There’s this very American mentality that Latin cuisine isn’t healthy. Sure, starchy carbs and processed meats aren’t great for you but there are a lot of foods and ingredients—vegetables especially—that our abuelos and abuelas grew up eating that are filled with loads of nutrients. It’s the processing, dairy and even certain meats that have fattened up the Latino diet. But if you go back to the way our ancestors were eating centuries ago, you’d learn that the Latino diet can actually be quite healthy. In fact, there’s a whole decolonizing diet movement around it that a lot of health-conscious Latinas are adapting. They’ve even mastered how to decolonize some of their favorite Latino holiday dishes. The movement of decolonizing diets simply means embracing the plant-based native foods that came from the land that our indigenous and African ancestors ate and connected with.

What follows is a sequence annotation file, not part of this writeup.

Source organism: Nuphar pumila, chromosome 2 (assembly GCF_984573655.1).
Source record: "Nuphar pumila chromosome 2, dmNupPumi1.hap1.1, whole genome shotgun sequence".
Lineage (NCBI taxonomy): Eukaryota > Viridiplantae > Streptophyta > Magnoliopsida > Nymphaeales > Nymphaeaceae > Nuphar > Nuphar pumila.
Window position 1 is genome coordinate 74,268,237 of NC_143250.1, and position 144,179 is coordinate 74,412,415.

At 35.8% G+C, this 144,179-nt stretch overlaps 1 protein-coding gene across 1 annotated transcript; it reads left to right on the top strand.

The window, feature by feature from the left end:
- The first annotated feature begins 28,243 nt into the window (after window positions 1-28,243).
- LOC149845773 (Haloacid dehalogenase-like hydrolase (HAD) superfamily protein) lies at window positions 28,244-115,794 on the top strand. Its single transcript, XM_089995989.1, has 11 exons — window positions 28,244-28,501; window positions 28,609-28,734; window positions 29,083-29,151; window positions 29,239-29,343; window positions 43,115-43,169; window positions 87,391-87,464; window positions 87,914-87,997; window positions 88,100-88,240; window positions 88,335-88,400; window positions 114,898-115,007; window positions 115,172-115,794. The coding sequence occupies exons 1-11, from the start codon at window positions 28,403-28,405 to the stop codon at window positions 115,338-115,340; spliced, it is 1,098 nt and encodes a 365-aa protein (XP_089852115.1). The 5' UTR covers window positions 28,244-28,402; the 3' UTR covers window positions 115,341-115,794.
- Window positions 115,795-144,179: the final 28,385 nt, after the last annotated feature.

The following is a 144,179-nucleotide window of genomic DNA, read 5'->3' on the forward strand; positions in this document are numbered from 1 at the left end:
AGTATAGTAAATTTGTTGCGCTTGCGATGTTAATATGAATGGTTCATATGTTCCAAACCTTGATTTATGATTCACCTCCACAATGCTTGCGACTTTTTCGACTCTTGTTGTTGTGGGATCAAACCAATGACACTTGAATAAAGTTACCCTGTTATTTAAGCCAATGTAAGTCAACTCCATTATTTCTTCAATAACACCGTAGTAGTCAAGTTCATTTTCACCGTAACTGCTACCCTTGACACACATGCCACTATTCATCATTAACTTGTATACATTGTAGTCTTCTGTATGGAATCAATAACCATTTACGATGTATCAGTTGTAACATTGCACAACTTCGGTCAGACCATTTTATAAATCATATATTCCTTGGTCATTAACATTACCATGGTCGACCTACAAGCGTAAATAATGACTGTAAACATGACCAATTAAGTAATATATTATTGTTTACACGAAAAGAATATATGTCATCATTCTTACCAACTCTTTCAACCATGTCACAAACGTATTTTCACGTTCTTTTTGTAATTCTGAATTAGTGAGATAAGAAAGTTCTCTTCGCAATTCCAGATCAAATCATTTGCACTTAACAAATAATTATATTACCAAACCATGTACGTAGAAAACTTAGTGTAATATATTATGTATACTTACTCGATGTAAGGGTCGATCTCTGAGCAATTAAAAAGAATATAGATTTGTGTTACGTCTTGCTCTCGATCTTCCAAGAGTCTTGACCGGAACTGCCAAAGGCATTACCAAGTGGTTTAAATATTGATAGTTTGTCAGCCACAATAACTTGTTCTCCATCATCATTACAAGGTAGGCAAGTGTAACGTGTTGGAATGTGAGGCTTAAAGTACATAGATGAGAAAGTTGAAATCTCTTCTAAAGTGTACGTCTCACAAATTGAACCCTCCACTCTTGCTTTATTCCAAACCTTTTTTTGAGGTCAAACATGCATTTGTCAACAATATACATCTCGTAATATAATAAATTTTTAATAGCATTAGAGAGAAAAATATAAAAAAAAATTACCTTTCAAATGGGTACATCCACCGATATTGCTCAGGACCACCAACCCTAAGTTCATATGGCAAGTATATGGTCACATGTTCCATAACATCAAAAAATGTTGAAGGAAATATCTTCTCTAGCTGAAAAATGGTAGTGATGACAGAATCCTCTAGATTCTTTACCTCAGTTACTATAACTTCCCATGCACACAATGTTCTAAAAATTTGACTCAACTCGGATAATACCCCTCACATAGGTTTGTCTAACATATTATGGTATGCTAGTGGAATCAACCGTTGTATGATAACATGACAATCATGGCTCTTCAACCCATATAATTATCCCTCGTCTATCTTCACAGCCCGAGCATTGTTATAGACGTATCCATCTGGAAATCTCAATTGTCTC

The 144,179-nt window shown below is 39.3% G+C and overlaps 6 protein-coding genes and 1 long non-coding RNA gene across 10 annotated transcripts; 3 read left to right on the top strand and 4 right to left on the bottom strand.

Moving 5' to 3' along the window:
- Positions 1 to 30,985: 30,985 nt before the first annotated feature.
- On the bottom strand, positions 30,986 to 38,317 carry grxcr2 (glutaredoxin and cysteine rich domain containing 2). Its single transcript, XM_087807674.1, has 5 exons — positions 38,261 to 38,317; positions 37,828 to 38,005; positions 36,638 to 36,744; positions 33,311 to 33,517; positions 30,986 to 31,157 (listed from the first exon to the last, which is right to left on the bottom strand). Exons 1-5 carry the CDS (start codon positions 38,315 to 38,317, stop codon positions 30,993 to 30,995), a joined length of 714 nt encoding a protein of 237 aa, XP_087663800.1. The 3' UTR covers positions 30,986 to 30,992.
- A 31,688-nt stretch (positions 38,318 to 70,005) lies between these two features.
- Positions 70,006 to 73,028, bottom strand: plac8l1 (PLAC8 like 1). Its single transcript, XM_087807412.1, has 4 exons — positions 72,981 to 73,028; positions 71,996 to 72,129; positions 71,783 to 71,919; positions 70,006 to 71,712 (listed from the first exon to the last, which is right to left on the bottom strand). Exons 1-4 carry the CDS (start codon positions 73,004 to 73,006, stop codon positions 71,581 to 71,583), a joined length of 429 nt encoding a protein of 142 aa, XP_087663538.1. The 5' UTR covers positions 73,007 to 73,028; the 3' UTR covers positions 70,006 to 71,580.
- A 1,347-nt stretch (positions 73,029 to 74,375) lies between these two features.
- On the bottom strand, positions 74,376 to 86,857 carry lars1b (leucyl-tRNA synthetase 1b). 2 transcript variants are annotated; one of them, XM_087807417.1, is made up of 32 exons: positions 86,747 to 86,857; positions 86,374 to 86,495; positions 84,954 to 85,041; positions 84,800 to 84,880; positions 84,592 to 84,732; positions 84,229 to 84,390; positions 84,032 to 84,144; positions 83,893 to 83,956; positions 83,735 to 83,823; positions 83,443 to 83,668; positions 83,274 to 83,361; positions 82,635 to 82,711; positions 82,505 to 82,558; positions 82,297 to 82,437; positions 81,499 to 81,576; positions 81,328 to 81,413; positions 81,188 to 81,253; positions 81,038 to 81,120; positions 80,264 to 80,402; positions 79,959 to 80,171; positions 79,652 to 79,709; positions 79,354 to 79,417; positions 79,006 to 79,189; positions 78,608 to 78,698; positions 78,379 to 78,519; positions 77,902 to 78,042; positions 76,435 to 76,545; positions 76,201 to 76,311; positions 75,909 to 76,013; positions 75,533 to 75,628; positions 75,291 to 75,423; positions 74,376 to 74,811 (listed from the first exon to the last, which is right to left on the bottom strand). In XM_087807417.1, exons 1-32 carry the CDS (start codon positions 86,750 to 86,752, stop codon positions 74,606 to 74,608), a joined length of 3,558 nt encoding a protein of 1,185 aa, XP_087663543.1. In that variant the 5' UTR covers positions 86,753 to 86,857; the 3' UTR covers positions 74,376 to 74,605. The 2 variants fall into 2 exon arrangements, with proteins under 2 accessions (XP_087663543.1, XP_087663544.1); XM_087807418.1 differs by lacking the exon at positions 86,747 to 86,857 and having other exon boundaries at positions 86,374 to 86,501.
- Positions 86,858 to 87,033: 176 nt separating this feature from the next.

“Decolonizing food during the holidays means asking both my grandmothers what they ate, ingredients they used, and ways they prepared food during the holidays back in our home country of the Dominican Republic and making it with them,” says food justice activist and founder of Woke Foods, Ysanet Batista. “It is important for me to learn from elders in my family how to make dishes they’ve been making for the holidays as a way to keep myself connected to them, our culture, and traditions. I feel a deep sense of love when I prepare pastels en hola from scratch using fresh ingredients with my paternal grandmother.”
Batista along with a few other Latinx food justice activists, chefs and food experts break down how you can decolonize your Latino holiday dishes while still enjoying the flavors you grew up loving!